This is extremely useful data. As an athlete, for example, I might train to max out my heart rate and improve my VO2 Max- which we can liken to the horsepower in an engine. Post-exercise the faster I can lower my temperature and return my heart rate to baseline, the faster my recovery.

Meditators learn experientially that there are sensations and there are the stories we tell ourselves about these sensations. People often confabulate them and experience these unfoldings as a "feeling." A signal from somewhere in the body travels to the brain. The raw data is one thing. Perception is another. Our appraisals, attitudes, beliefs, past experiences, expectations, controllability, and context color our perceptions (Cameron, 2001; Craig, 2009; Mehling et al., 2012; Farb et al., 2015) and our perceptions provide a moment-by-moment commentary on the body’s internal state (Craig, 2009; Khalsa et al., 2018).

Interoception is the interplay between perceptual body states and cognitive appraisal of those body states (Farb et al., 2015). Our inner lives are organized around the stories we tell ourselves as sensations arise and influence our physical and psychological well-being.

Interestingly, major depressive disorder and the somatic symptoms and bodily aches that often accompany depression are associated with abnormal interoceptive representation within the insula (Avery, 2014).

Heightened awareness of bodily sensations can serve as a marker for a variety of mental disorders including anxiety, panic disorder, depression, eating disorders, and somatization (Cioffi, 1991; Pollatos et al., 2008, 2009; Mehling et al., 2009; Herbert and Pollatos, 2014; Mallorquí-Bagué et al., 2014; Fischer et al., 2017). Maladaptive forms of interoceptive awareness are characterized by hypervigilance and catastrophizing (Hanley et al., 2017). Those diagnosed with any of the above conditions may find increased awareness to bodily sensations distressing (Baas et al., 2004; Mehling et al., 2009) and should exercise care and judgment when practicing body scan techniques.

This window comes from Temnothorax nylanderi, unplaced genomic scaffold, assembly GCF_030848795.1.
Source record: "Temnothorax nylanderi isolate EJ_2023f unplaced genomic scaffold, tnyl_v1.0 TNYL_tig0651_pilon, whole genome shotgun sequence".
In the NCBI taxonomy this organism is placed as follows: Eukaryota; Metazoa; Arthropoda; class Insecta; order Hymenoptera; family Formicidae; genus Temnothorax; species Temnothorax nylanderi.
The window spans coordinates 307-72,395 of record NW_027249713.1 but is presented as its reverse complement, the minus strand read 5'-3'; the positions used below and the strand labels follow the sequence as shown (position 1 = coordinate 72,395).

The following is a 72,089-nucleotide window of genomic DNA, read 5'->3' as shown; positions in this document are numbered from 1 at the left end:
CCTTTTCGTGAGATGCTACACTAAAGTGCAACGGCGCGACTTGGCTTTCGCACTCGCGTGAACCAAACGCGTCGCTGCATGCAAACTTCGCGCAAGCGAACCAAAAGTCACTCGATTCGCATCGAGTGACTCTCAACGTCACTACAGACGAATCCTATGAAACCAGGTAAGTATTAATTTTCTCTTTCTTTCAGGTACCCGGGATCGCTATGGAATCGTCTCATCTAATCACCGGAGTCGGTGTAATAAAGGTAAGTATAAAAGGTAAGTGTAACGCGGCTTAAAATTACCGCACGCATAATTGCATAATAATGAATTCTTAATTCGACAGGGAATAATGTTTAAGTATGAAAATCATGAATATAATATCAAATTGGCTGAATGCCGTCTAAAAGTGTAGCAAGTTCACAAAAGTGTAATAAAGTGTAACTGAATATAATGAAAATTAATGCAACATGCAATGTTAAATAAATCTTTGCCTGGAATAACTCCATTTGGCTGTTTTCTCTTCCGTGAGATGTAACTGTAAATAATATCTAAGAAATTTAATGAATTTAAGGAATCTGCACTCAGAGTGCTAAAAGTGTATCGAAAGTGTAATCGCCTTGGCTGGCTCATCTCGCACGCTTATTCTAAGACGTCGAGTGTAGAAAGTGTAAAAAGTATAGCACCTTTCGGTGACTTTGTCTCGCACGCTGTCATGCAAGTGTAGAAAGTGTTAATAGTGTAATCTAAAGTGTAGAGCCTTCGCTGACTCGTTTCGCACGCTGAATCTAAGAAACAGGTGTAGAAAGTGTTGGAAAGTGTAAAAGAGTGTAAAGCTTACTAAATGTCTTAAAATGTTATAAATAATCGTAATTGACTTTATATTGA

That said, much of the research on interoceptive awareness has found a positive relationship between the degree of awareness and emotional regulation (Wiens, 2005; Dunn et al., 2007; Herbert et al., 2011), decision making (Dunn et al., 2012; Sütterlin et al., 2013), empathy (Singer et al., 2009; Fukushima et al., 2011), and behavioral regulation (Herbert et al., 2007, 2012; Herbert and Pollatos, 2014).

Tony Robbins, a life coach, tells a story that illustrates the difference between sensation and perception. Tony coached two professional singers- Carly Simon and Bruce Springsteen. Both felt the same kinds of physical sensations before they went on stage. "When I’m about to go on stage, my heart starts racing, my palms start sweating and I get butterflies in my stomach. I start to get this tingling sensation throughout my body through to my fingertips…and that’s when I know I’m having a panic attack." For Carly, these sensations triggered alarm, but for Bruce, they made him feel more alive. "When about to go live, my heart starts racing, my palms start sweating and I get butterflies in my stomach. I start to get this tingling sensation throughout my body through to my fingertips…and that’s when I know I’m excited and ready to rock the audience."


The body is performing countless tasks now. Moment by moment new sensations will arise and pass away. The brain is processing most of these signals below conscious awareness. For this exercise, we will focus primarily on temperature. With eyes closed, create a map of the body. Then visit every part, like a meteorologist, and simply observe the temperature of each part.

Like a scientist, you're merely reporting what you experience without evaluating as "good" or "bad," "desirable" or "undesirable," "welcomed" or "unwelcomed." You are simply observing. If you feel heat in a certain region, for example, go deeper. How far does it extend? How deep does it go? What is its quality? Start from the top of the head and scan down to the tips of the toes. Approach this exercise with openness and curiosity, expecting nothing. Just notice, analyze nothing.

First published 7/8/2022

Edited and republished 9/11/2023